Everyone who is anyone in Malaysia these days knows about the 1MDB hype. Set up in 2009 by Prime Minister Datuk Seri Najib Razak, the sovereign wealth fund was meant to turn Kuala Lumpur into a financial hub and boost the national economy through strategic investments in profitable ventures, things went awry in 2015 when 1MDB missed some payments to some banks and bondholders. Then, all hell broke loose.
The US Department of Justice announced a civil forfeiture of assets acquired from funds allegedly siphoned from 1MDB and the Prime Minister was accused of siphoning RM2.6 billion of 1MDB’s funds into his personal bank accounts.
Later, an enquiry led by the nations’ Attorney-General cleared the PM, stating that the money was a donation for the 2013 general election. The propriety or otherwise of that move, the fact is that the issue of money transferred into the PM’s bank account would seem to be resolved although other investigations related to 1MDB are still ongoing.
But of course, no amount of action taken or investigation undertaken can ever pacify the Democratic Action Party (DAP) who is milking the matter for its own political mileage. Laughably, party supremo Lim Kit Siang, ignoring his own past calls in the 1990s for an RCI into Tun M’s own BNM Forex scandal losses, called for an RCI into the scandal. But this man will call for an RCI into just about everything and everything.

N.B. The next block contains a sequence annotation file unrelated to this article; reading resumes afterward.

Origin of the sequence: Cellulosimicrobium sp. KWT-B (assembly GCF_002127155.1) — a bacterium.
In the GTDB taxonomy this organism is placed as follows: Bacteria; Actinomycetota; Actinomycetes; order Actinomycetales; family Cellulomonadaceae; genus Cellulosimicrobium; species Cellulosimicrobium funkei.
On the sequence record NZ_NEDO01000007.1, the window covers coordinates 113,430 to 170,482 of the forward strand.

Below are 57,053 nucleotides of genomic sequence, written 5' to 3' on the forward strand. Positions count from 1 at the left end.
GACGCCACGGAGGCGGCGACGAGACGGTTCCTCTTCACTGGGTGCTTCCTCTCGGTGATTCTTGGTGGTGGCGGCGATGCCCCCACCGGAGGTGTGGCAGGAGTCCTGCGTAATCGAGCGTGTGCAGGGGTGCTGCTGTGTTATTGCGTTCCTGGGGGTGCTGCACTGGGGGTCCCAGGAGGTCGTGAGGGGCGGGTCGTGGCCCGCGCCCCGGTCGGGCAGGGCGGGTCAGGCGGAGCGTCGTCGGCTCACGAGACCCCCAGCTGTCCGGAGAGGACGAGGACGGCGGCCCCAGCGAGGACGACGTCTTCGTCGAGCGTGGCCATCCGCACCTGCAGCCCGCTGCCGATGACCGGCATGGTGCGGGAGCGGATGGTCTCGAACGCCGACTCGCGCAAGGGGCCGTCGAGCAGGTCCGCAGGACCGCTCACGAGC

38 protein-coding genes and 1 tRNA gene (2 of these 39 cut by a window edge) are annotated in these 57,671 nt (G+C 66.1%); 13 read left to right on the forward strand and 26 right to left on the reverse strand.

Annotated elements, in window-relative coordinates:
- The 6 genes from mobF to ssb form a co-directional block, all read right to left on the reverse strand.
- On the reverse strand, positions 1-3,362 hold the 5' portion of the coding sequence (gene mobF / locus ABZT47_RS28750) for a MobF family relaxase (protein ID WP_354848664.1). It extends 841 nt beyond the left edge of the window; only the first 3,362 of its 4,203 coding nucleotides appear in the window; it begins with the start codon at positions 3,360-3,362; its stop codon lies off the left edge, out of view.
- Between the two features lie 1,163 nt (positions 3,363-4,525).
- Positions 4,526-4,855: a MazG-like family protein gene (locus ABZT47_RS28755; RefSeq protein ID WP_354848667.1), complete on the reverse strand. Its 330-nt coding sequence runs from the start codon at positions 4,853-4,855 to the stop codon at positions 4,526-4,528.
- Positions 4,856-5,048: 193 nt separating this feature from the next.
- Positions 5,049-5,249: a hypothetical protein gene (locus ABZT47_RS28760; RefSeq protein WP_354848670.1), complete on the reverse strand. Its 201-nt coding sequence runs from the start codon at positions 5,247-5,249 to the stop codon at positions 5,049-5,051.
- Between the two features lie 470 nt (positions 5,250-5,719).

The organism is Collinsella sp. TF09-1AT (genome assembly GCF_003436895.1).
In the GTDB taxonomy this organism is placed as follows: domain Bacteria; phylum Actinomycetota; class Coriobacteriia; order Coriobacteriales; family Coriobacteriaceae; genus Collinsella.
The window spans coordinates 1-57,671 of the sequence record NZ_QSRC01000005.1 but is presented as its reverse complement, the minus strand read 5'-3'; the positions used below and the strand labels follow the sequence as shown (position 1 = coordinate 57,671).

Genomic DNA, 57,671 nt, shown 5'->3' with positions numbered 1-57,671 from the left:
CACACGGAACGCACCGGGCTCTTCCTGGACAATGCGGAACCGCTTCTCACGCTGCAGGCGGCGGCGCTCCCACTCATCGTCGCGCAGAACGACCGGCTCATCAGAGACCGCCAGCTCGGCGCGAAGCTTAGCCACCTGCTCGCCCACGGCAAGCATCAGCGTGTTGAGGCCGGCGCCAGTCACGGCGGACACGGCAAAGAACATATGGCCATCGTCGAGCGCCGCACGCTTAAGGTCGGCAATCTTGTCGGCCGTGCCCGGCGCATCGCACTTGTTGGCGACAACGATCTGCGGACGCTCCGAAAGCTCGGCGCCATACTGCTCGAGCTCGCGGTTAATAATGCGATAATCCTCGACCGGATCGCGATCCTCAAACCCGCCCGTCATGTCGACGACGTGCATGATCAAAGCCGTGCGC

His son and party second in command Lim Guan Eng, in a comment just before the party found itself in a quagmire of Christian proselytization claims by its Selangor evangelist Hellelujah Hannah Yeoh, even made the absurd suggestion that Najib collaborated with Hadi Awang and PAS to cover up the former’s involvement in the 1MDB scandal! As if!
He even announced a ban on transfers of land belonging to 1MDB in Penang in 2016, and reiterated the same this year. Too bad he won’t revoke his government’s decision to approve his purchase of his Jalan Pinhorn bungalow, given that the state is, after all, his personal fiefdom.
But that’s DAP for you. Hypocrisy is such a part of the party culture that it should drop the first word of its name, i.e. democratic, and replace it with hypocritical, thus making the Hypocritical Action Party (HAP).
But this HAP or DAP we talk of is born of another certain political party that exists in our neighbour to the south, the People’s Action Party (PAP) which rules Singapore. And just like its child in Malaysia, parent and teacher PAP too, hones and perfects hypocrisy into an art form, so much so it has acquired a reputation for this skill worldwide, then as well as now.
When the 1MBD saga erupted in Malaysia, Singapore’s PAP government, eager to provide its Malaysian child with some political capital, as well as please its American friends, the Clintons, announced its own investigation into the scandal. Their Monetary Authority and Commercial Affairs Department swung into action, arresting a slew of individuals connected with the money trail where the same was found in Singapore.